Meherwan Irani sees himself as a storyteller as much as a restaurateur. Chai Pani, his Indian street food cafe, tells a story of spice markets, hawkers, rickshaws and streetside chefs through smell, flavor, color and taste.
“Indian food seems like an exotic cuisine for most people,” says Irani, who grew up in India before moving to San Francisco to get an MBA. “I felt like if people connected with the story of the food and where it came from, that would make the food much more approachable.”
As a result, Asheville craves dishes rarely found outside of India, such as uttapam (Indian crepes) and bhel puri, a bed of rice puffs, chickpea noodles and potatoes topped with yogurt and tamarind and green chutneys. The restaurant has been so popular that Irani opened a cocktail lounge based on similar flavors, MG Road.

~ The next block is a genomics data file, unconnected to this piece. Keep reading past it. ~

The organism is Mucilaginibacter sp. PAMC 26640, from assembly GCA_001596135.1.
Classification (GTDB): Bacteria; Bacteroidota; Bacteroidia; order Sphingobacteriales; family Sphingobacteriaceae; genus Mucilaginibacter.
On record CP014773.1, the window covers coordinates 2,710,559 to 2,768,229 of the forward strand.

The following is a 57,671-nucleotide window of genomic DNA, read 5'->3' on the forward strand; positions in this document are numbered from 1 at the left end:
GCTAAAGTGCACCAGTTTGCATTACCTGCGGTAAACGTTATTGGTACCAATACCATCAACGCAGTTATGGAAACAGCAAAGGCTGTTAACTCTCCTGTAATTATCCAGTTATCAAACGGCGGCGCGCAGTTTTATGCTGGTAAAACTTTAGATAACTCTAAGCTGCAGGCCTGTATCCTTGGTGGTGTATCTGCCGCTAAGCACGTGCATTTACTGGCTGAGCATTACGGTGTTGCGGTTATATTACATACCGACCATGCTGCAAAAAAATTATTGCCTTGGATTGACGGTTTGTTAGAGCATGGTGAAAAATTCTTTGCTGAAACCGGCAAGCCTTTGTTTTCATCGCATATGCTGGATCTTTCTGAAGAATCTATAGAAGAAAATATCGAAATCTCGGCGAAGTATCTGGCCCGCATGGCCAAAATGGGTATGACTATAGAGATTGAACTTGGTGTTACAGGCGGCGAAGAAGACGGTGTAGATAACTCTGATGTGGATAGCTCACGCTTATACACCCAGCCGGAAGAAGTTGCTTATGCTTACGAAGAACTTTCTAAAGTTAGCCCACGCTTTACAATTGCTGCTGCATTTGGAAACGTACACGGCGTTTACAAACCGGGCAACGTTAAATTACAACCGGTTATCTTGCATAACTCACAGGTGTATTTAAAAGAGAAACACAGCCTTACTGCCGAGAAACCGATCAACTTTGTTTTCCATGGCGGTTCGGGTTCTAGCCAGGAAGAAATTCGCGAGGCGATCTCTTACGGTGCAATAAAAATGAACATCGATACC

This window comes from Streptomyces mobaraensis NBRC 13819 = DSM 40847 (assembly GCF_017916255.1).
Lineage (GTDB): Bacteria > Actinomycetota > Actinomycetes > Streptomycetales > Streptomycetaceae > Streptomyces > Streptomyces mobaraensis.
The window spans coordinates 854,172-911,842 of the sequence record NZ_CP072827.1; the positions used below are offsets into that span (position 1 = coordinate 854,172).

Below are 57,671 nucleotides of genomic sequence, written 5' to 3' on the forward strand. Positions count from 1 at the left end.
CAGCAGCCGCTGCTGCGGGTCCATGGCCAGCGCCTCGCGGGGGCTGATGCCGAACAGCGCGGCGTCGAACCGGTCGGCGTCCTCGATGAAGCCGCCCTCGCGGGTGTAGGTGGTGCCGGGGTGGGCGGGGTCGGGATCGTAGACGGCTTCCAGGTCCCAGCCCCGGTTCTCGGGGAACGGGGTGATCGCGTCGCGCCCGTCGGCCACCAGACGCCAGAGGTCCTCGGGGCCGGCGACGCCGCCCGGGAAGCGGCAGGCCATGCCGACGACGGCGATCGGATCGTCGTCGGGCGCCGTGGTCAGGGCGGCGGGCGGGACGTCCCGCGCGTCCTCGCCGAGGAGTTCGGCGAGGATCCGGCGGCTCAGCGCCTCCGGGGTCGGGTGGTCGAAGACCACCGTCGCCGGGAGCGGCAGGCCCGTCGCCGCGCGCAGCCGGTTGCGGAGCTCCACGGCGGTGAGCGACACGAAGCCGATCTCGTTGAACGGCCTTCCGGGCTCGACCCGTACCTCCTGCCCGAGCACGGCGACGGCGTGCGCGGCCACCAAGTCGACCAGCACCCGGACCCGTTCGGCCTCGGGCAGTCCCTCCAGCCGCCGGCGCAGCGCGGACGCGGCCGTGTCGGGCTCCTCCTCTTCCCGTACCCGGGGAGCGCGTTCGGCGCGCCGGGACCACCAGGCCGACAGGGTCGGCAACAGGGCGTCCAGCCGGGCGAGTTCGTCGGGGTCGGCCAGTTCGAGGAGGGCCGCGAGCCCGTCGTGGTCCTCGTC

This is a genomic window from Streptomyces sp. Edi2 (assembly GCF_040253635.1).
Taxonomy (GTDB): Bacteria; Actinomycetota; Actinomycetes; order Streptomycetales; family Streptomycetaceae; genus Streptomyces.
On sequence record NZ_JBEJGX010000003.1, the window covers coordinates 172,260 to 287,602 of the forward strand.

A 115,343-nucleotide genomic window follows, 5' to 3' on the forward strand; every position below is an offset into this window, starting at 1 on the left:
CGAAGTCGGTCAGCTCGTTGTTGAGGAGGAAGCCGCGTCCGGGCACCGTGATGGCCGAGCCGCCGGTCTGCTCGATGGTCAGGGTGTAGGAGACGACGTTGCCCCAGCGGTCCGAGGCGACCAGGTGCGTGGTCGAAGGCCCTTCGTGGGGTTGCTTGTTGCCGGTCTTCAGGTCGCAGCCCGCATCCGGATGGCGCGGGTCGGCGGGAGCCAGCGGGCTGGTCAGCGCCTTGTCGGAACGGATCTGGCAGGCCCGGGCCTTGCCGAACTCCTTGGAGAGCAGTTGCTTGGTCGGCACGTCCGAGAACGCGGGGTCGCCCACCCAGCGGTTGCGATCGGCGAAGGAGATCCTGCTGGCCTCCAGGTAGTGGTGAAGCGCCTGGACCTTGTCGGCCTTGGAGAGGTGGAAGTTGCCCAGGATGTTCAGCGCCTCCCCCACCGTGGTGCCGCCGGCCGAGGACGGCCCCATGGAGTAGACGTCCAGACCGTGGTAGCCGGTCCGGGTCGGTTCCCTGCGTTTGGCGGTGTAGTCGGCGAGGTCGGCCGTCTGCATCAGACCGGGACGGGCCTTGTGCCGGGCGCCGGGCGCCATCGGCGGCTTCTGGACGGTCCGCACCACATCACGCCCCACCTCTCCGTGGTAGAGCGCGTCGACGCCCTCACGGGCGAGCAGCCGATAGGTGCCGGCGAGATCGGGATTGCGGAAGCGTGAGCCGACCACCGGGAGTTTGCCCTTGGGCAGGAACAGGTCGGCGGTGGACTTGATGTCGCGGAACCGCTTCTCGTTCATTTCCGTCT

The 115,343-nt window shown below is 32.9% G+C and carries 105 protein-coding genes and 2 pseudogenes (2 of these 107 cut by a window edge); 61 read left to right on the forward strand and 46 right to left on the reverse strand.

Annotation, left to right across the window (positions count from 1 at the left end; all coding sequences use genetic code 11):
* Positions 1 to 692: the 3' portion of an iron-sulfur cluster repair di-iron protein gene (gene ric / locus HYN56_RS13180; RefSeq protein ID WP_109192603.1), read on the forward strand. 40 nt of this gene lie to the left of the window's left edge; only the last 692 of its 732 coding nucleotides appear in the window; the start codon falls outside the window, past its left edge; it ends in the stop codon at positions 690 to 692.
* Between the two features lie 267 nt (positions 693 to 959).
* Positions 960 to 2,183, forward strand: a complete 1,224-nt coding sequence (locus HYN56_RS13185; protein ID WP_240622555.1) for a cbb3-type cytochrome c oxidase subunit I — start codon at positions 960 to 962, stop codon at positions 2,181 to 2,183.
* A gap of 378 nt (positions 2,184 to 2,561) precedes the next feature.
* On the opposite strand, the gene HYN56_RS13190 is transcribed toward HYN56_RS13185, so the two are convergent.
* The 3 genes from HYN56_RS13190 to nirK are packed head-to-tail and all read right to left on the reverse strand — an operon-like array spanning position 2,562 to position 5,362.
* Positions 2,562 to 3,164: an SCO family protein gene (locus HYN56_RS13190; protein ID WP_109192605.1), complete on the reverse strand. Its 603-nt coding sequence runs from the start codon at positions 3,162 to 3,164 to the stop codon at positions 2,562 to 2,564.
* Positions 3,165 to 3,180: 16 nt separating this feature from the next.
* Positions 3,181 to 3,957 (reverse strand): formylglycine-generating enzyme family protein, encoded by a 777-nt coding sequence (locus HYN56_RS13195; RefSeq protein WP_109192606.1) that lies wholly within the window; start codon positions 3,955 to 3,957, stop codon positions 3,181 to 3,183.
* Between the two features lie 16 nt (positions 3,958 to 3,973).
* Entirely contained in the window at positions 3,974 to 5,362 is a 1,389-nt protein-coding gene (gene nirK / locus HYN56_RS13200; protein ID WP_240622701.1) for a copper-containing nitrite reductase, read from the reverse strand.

Irani says a ready audience helps his task. “Asheville embraces stories,” he says. “Stop anybody in the street and ask them how they got here; it’s always an amazing story. It just seems to be that kind of city.”
The tale proves equally enchanting outside of Asheville. Irani launched a second Chai Pani in Decatur, Georgia, and he’s opened a new Indian street grill, Botiwalla, in Atlanta’s Ponce City Market. He also received a James Beard Award nomination. As a result, the Atlanta media has tried to claim him, but Irani remains a proud resident of Asheville. “What if we did what we really wanted to do?” he recalls asking his wife. “I honestly believe because we were in Asheville, we were able to answer that question, and Chai Pani was born.”